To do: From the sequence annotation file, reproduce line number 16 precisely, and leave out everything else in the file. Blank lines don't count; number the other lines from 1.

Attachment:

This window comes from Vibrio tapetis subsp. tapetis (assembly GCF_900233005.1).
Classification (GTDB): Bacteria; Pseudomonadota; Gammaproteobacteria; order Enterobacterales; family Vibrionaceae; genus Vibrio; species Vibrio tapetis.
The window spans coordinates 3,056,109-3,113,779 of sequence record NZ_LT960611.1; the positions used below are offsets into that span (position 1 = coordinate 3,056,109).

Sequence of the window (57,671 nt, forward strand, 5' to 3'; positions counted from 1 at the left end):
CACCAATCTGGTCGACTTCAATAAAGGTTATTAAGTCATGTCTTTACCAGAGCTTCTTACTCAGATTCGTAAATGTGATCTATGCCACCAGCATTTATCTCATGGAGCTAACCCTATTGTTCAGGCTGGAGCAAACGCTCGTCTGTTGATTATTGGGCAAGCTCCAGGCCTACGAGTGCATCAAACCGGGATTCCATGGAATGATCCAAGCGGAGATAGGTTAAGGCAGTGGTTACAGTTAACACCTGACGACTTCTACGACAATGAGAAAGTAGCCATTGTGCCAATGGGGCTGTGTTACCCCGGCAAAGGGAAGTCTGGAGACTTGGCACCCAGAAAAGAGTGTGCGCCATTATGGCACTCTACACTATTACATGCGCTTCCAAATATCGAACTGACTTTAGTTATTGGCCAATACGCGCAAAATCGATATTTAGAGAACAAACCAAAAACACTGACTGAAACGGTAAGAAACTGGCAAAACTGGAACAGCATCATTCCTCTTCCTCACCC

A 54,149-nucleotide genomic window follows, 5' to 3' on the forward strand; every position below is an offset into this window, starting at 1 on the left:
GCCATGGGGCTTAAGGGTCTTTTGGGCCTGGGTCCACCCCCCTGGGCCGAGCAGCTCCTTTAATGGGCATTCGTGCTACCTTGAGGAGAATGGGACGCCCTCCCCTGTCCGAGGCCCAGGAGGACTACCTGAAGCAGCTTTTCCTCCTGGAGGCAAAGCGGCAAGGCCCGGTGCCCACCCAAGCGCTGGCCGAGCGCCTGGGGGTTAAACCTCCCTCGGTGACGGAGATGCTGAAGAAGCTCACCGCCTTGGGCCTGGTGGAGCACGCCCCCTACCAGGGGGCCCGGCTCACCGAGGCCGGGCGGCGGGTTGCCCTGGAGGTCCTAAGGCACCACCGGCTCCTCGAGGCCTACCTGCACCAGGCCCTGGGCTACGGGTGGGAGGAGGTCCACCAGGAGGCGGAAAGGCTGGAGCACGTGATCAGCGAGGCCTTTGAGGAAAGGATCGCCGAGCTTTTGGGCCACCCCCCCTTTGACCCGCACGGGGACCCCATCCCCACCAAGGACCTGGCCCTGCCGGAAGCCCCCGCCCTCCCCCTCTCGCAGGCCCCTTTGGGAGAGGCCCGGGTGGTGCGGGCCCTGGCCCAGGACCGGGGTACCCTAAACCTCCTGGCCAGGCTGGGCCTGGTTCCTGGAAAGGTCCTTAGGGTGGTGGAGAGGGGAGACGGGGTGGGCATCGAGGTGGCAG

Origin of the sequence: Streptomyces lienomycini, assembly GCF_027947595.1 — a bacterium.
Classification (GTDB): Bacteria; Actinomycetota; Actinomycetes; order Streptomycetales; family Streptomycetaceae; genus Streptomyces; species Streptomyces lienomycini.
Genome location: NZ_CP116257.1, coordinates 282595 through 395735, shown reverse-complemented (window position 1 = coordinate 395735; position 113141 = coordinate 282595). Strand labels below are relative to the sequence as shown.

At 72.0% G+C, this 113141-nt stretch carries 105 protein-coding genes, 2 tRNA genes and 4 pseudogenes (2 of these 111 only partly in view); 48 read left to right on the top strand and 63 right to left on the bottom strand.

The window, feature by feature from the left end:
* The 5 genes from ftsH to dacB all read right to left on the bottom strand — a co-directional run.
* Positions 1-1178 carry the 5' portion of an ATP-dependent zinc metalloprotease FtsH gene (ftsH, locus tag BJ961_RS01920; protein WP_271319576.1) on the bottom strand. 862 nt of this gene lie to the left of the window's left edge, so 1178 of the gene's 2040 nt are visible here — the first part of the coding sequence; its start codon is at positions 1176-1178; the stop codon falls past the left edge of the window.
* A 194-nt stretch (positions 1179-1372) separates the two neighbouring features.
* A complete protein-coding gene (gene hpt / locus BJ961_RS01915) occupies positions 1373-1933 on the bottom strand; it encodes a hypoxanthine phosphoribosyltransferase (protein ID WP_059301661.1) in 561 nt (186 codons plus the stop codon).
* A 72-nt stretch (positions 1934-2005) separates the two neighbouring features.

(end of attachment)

* A complete protein-coding gene (gene hpt / locus BJ961_RS01915) occupies positions 1373-1933 on the bottom strand; it encodes a hypoxanthine phosphoribosyltransferase (protein ID WP_059301661.1) in 561 nt (186 codons plus the stop codon).